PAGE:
If you’re in town over the Easter weekend, Saturday is Saint George’s Day –the Patron Saint of Catalunya– and the streets will be full of stalls selling roses and books, as well as excited, happy people enjoying this traditional Catalan festivity.
It’s a kind of local Valentine’s Day.
This is one of Catalonia’s most popular festivities and people throughout the principality enjoy spending their time browsing the stalls to buy a book and a rose as gifts for their partner or, if they don’t have one, for someone else they love. Traditionally, a man would give a rose to his partner and she would give him a book, but nowadays people give both to their partners and other loved ones as a token of affection.
Barcelona’s streets are beautiful on Saint George’s Day; the colourful rose stalls and booksellers’ stands are everywhere, bargains and best-sellers abound –popular authors madly signing copy after copy– and the balconies are decked with the gold and red of the Catalan Flag. If you have a walk around, you’ll probably see rose stalls belonging to NGOs or charities, perhaps you might prefer to buy from these rather than some of the more commercial stalls.
Perhaps you can give a loved one a pleasant surprise as a fond remembrance of your stay in Barcelona.
The tradition of giving a rose on Saint George’s day is said to date from the 15th century Festival of Roses, celebrated on the 23rd of April by which time Saint George was firmly established as an important Saint and when the sculpture you can see on the façade of the Palau de la Generalitat in Carrer Bisbe was made.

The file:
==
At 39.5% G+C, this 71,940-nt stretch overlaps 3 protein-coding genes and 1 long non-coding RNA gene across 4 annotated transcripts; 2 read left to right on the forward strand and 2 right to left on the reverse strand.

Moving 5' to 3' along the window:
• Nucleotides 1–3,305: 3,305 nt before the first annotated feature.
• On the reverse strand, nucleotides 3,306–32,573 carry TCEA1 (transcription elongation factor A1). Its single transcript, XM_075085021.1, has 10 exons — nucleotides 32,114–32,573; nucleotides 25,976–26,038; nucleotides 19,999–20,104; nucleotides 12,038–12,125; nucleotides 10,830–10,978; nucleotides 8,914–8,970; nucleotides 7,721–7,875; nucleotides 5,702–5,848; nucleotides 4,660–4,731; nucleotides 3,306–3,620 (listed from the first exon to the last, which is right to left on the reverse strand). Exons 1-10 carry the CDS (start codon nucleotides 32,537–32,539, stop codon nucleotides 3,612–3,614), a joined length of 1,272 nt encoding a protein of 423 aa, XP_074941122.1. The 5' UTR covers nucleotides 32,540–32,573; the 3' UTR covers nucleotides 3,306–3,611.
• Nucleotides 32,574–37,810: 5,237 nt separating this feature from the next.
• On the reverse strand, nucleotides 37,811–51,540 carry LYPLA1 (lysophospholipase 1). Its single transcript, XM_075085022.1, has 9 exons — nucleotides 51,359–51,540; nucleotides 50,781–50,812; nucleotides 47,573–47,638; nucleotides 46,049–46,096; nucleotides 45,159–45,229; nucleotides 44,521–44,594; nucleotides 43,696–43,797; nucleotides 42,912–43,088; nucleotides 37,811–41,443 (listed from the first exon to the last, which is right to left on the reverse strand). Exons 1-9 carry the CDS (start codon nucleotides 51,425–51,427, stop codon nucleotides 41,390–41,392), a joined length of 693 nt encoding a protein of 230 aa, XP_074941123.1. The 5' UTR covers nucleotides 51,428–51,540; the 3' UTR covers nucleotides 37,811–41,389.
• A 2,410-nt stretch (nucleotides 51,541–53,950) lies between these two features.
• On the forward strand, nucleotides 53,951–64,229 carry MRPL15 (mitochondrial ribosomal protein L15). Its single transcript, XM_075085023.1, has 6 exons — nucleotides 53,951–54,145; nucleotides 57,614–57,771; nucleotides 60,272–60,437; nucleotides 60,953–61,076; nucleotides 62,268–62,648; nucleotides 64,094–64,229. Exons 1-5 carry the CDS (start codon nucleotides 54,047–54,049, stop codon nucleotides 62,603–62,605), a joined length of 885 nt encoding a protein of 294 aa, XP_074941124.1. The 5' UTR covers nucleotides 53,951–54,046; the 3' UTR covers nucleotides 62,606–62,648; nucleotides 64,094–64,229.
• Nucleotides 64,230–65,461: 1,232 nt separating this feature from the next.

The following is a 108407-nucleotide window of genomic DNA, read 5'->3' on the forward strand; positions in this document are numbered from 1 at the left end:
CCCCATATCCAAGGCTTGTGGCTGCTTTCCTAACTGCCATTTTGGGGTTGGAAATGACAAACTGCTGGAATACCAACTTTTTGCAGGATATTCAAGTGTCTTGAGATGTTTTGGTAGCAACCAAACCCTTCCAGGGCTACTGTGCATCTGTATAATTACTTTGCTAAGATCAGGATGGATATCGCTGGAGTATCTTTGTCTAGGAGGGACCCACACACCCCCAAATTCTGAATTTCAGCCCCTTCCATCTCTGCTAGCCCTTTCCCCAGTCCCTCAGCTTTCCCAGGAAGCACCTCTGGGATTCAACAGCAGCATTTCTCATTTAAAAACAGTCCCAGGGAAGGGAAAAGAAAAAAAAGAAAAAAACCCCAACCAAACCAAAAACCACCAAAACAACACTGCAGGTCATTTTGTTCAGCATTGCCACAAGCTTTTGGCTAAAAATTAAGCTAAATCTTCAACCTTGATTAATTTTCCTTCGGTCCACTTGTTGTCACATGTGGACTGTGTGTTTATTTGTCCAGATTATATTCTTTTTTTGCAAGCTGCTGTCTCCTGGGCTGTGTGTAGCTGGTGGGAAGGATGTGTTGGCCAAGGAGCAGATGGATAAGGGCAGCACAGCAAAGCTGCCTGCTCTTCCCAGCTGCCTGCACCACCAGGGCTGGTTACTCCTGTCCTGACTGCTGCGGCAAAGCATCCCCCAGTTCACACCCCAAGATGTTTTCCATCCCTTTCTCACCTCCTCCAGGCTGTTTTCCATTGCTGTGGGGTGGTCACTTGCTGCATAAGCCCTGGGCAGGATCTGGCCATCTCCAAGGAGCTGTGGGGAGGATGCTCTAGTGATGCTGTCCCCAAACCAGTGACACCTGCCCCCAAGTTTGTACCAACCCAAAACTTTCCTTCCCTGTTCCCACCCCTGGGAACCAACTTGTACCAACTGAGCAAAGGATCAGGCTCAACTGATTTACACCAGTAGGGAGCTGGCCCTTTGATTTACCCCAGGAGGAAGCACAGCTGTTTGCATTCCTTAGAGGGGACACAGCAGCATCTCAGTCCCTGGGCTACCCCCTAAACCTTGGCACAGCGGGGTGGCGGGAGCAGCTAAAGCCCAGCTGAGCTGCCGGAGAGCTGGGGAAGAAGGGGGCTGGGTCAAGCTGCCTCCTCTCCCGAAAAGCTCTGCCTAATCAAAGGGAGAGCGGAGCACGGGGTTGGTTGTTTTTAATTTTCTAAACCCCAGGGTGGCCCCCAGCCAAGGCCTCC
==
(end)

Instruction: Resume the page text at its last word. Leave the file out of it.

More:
The rose bedecked Palau de la Generalitat is open to the public on the 23rd of April, so this is your chance to see Marc Safont’s wonderful Gothic architecture on the Ceremonial Stairs, Gothic Gallery and the Chapel of Saint George, and Pere Mateu’s Pati dels Tarongers, all hidden behind the Neo Classical Façade. The Sardana national dance is widely performed on this day.
Saint George appears in several accounts of battles in Catalunya –naturally on the winning side– and Jaume I mentions the Saint’s contribution to the conquest of both Mallorca and Valencia.
This may seem strange to some because Saint George, as the first Crusaders discovered in the 11th century, was known to the Saracens as the Green Knight and appears several times in the Koran, as well as in many popular legends in which he rescues damsels from dragons.
The name George means farmer, or person who cares for the land, and the saint has always been connected with the springtime and is a protector of the harvest. It is perhaps also for this reason, along with his legendary penchant for rescuing damsels in distress from marauding dragons, (a rose bush is said to have grown from the dragon’s spilt blood) he is associated with the romantic gift of a spring rose. Perhaps also George’s connection with husbandry is the reason the roses all come with an ear of wheat, usually tied to the stem with a little ribbon of Catalan Flag.
The gift of the book on National Book Day is a much more recent tradition, beginning in 1926 throughout Spain. The 23rd of April was chosen because it was the date of Cervante’s death. Although the custom disappeared in many areas of Spain , the practice soon became popular in Catalonia and quickly became part of its Patron Saint’s Day, its origin soon forgotten.
Have a nice day!
Written and contributed by PeterGuestBCN